11 Tony Avella Democratic 2010 Queens
12 Michael N. Gianaris Democratic 2010 Queens
13 Jose Peralta Democratic 2010* Queens
14 Leroy Comrie Democratic 2014 Queens
15 Joseph Addabbo, Jr. Democratic 2008 Queens
16 Toby Ann Stavisky Democratic 1999* Queens
17 Simcha Felder Democratic[93] 2012 Kings (Brooklyn)
18 Martin Malave Dilan Democratic 2002 Kings
19 Roxanne Persaud Democratic 2015* Kings
20 Jesse Hamilton Democratic 2014 Kings
21 Kevin S. Parker Democratic 2002 Kings
22 Martin J. Golden Republican 2002 Kings
23 Diane Savino Democratic 2004 Kings, Richmond (Staten Island)
24 Andrew J. Lanza Republican 2006 Richmond
25 Velmanette Montgomery Democratic 1984 Kings
26 Brian Kavanagh Democratic 2017* Kings, New York (Manhattan)
27 Brad Hoylman Democratic 2012 New York
28 Liz Krueger Democratic 2002* New York
29 Jose M. Serrano Democratic 2004 New York, Bronx
30 Brian Benjamin Democratic 2017* New York
31 Marisol Alcantara Democratic 2016 New York
32 Luis Sepúlveda Democratic 2018* Bronx
33 Gustavo Rivera Democratic 2010 Bronx
34 Jeffrey D. Klein Democratic 2004 Bronx, Westchester
35 Andrea Stewart-Cousins Democratic 2006 Westchester
36 Jamaal Bailey Democratic 2016 Bronx, Westchester
37 Shelley Mayer Democratic 2018* Westchester
38 David Carlucci Democratic 2010 Rockland, Westchester
39 William J. Larkin, Jr. Republican 1990 Orange, Rockland, Ulster
40 Terrence P. Murphy Republican 2014 Dutchess, Putnam, Westchester
41 Susan J. Serino Republican 2014 Dutchess, Putnam
42 John J. Bonacic Republican 1998 Delaware, Orange, Sullivan, Ulster
43 Kathleen A. Marchione Republican 2012 Columbia, Rensselaer, Saratoga, Washington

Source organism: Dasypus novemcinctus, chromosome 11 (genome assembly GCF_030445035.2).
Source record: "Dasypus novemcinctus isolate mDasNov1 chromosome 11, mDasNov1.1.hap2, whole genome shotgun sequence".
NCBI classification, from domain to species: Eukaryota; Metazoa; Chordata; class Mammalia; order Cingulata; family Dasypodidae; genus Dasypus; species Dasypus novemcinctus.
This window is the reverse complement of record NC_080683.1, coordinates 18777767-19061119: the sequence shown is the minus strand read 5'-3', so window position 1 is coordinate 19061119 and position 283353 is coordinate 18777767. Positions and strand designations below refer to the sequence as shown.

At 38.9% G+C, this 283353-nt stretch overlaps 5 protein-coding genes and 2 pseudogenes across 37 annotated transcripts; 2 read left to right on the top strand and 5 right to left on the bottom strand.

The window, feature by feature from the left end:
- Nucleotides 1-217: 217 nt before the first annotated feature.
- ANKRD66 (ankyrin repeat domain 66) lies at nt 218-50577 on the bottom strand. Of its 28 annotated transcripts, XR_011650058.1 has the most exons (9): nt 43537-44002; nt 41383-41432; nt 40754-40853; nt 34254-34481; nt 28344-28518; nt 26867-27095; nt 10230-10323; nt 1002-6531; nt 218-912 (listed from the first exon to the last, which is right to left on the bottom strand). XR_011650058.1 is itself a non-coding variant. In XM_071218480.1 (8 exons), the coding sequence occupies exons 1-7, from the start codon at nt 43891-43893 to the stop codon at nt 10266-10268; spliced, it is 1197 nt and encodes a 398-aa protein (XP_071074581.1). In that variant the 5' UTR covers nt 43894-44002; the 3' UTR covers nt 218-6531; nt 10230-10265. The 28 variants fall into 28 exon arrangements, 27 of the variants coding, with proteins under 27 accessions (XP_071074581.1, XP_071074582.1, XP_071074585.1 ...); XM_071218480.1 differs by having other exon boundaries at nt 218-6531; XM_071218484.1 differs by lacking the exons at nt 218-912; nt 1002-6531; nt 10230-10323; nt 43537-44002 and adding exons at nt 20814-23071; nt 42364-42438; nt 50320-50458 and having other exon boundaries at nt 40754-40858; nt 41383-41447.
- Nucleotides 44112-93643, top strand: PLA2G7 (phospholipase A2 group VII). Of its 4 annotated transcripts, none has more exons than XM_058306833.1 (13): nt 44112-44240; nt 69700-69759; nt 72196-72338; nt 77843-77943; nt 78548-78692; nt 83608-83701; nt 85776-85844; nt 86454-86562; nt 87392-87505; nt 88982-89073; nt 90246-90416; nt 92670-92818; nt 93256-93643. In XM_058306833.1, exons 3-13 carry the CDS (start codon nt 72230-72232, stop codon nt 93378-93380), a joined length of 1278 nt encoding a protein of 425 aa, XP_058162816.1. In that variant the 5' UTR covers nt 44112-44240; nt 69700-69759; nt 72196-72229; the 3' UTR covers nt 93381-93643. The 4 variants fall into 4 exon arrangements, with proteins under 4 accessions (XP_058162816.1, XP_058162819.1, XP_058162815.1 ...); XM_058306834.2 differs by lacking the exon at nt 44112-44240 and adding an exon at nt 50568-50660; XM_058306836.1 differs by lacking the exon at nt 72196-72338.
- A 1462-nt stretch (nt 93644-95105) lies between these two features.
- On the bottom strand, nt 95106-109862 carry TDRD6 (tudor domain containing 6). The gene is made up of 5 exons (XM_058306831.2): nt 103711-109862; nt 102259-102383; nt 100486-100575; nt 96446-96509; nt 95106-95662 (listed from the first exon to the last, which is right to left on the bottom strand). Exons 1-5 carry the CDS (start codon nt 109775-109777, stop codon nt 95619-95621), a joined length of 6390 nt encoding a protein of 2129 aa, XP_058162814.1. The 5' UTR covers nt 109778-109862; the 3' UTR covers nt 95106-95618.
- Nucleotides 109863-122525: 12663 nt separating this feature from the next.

44 Neil Breslin Democratic 1996 Albany, Rensselaer
45 Betty Little Republican 2002 Clinton, Essex, Franklin, Saint Lawrence, Warren, Washington
46 George A. Amedore, Jr. Republican 2014 Albany, Greene, Montgomery, Schenectady, Ulster
47 Joseph Griffo Republican 2006 Lewis, Oneida, St. Lawrence
48 Patty Ritchie Republican 2010 Jefferson, Oswego, St. Lawrence
49 Jim Tedisco Republican 2016 Fulton, Hamilton, Herkimer, Saratoga, Schenectady
50 John DeFrancisco Republican 1992 Cayuga, Onondaga
51 James Seward Republican 1986 Cayuga, Chenango, Cortland, Delaware, Herkimer, Otsego, Schoharie, Tompkins, Ulster
52 Fred Akshar Republican 2015* Broome, Chenango, Delaware, Tioga
53 David Valesky Democratic 2004 Madison, Oneida, Onondaga
54 Pam Helming Republican 2016 Cayuga, Monroe, Ontario, Seneca, Tompkins, Wayne
55 Richard Funke Republican 2014 Monroe, Ontario
56 Joseph Robach Republican 2002 Monroe
57 Catharine Young Republican 2005* Allegany, Cattaraugus, Chautauqua, Livingston
58 Tom O'Mara Republican 2010 Chemung, Schuyler, Steuben, Tompkins, Yates
59 Patrick Gallivan Republican 2010 Erie, Livingston, Monroe, Wyoming
60 Chris Jacobs Republican 2016 Erie
61 Michael H. Ranzenhofer Republican 2008 Erie, Genesee, Monroe
62 Robert G. Ortt Republican 2014 Monroe, Niagara, Orleans
63 Timothy M. Kennedy Democratic 2010 Erie

* Elected in a special election

Committee leadership[edit]